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Bird Flu Found In Endangered Japanese Eagle

The mountain hawk eagle of Japan.
by Staff Writers
Tokyo (AFP) Mar 20, 2007
The deadly H5N1 strain of bird flu has been found in the body of an endangered eagle in southern Japan, the environment ministry said Sunday, according to reports.

The ministry had tasked a laboratory at Tottori University with examining the female of the species, called the mountain hawk eagle, after it was found in the village of Sagara, in Kumamoto Prefecture, on January 4. The sick bird died shortly afterwards, according to the Kyodo news agency.

The ministry plans to catch wild birds and collect bird droppings around the area where the bird was found.

The bird is on the Japanese government's list of endangered species and there are believed to be some 1,800 inhabiting mountainous areas from Hokkaido in the north to Kyushu in the south, the report said.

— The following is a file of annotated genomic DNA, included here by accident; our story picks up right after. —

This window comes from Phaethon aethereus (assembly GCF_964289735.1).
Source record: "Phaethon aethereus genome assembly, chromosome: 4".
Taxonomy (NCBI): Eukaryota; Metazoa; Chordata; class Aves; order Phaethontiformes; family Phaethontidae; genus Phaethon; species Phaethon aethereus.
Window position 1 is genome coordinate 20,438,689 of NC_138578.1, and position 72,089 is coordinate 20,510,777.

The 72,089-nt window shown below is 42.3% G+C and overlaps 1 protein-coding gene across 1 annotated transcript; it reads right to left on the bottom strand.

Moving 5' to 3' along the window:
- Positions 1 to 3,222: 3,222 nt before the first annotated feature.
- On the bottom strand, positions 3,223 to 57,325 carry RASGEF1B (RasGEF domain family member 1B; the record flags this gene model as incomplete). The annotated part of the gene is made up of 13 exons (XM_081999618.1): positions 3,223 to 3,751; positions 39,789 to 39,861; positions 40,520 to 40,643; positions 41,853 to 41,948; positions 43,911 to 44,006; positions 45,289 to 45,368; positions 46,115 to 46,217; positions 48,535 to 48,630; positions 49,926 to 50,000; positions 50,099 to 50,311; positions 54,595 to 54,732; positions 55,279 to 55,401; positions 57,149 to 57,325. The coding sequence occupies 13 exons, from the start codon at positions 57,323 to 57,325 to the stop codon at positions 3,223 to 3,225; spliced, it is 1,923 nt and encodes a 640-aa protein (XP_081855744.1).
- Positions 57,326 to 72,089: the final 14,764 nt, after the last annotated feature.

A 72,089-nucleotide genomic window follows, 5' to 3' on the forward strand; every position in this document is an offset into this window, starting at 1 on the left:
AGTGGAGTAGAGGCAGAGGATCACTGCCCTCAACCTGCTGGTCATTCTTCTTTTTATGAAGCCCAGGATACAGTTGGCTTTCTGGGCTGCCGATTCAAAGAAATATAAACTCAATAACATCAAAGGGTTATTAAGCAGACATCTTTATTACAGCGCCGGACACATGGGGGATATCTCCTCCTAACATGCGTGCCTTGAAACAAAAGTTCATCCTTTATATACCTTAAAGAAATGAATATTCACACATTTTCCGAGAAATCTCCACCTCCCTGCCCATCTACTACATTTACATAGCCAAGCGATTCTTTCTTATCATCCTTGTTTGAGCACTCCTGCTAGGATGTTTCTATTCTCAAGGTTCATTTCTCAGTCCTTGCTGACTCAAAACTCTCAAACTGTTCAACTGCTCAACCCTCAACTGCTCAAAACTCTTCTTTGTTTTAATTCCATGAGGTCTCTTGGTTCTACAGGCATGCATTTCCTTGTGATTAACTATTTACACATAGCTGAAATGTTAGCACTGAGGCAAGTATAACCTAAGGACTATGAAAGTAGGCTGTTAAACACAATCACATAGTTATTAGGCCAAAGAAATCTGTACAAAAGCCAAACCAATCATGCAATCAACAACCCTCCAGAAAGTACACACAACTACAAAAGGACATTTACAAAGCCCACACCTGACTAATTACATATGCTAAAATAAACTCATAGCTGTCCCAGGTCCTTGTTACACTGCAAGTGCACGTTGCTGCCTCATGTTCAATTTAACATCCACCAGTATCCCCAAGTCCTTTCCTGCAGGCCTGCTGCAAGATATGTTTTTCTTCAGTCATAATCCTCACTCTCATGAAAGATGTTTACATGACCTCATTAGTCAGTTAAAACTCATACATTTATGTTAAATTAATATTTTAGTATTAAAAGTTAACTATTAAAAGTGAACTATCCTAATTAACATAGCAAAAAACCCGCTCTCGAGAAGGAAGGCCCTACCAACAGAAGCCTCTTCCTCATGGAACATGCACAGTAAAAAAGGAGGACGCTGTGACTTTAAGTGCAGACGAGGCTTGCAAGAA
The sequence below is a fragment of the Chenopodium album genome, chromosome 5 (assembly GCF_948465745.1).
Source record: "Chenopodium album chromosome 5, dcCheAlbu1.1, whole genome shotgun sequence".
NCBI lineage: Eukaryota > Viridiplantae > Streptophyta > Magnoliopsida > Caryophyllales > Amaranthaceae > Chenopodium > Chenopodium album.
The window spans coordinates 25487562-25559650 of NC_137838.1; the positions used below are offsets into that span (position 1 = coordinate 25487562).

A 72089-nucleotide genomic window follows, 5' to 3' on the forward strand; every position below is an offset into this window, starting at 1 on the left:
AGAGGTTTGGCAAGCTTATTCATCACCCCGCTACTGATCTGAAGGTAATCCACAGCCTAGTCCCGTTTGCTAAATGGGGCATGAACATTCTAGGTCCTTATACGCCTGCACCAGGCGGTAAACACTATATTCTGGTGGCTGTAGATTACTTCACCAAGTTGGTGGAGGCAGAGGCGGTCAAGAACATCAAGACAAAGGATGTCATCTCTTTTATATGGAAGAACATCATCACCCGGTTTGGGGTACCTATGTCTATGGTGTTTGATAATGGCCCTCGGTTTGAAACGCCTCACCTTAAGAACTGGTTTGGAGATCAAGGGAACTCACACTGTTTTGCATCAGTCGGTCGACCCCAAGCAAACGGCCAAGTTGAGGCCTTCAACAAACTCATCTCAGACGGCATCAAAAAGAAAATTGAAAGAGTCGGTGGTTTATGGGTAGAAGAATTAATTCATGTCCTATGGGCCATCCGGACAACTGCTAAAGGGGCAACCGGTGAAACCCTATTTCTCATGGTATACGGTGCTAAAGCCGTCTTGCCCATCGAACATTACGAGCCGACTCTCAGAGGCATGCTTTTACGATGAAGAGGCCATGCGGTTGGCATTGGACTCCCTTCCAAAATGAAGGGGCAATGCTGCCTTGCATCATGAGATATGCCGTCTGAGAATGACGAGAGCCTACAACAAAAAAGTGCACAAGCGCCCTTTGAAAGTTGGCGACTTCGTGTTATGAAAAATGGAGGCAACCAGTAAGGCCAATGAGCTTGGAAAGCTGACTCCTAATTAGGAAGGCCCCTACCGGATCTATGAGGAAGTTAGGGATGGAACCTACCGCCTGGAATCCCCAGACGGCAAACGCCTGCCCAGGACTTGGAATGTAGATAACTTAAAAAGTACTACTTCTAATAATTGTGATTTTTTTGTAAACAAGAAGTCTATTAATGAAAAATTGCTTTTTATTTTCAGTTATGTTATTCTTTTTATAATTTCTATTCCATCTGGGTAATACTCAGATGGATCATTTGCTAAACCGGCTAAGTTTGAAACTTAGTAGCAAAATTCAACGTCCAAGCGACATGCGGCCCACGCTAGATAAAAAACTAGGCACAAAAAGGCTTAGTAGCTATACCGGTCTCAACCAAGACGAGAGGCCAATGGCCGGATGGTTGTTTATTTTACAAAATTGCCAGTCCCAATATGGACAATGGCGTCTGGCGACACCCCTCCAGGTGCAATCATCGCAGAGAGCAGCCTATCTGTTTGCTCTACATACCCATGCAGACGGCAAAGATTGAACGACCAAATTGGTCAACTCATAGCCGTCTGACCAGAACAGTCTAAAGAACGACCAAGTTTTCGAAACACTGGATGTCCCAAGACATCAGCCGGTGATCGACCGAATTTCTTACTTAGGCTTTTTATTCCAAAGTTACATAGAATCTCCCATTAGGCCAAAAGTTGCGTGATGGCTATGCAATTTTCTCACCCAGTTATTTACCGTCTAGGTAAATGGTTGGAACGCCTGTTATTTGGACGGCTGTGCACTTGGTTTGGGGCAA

Authorities in Japan this month declared an end to recent bird flu outbreaks, and lifted a ban on transferring chickens and eggs in the areas affected.

Japan reported four outbreaks of bird flu's virulent H5N1 strain in January and February, leading authorities to kill tens of thousands of chickens as a precaution.

The H5N1 virus has killed around 160 people across the world since late 2003 through contact with infected birds.

Japan confirmed an outbreak of the H5N1 strain of bird flu in January 2004 and has since seen periodic cases.

Source: Agence France-Presse

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Researchers at Yale have identified multiple pathogenic "alien islands" in the genome of the A. baumannii, bacteria that has been responsible for new and highly drug-resistant infections in combat troops in the Middle East, according to a report in the March 1 issue of Genes and Development.

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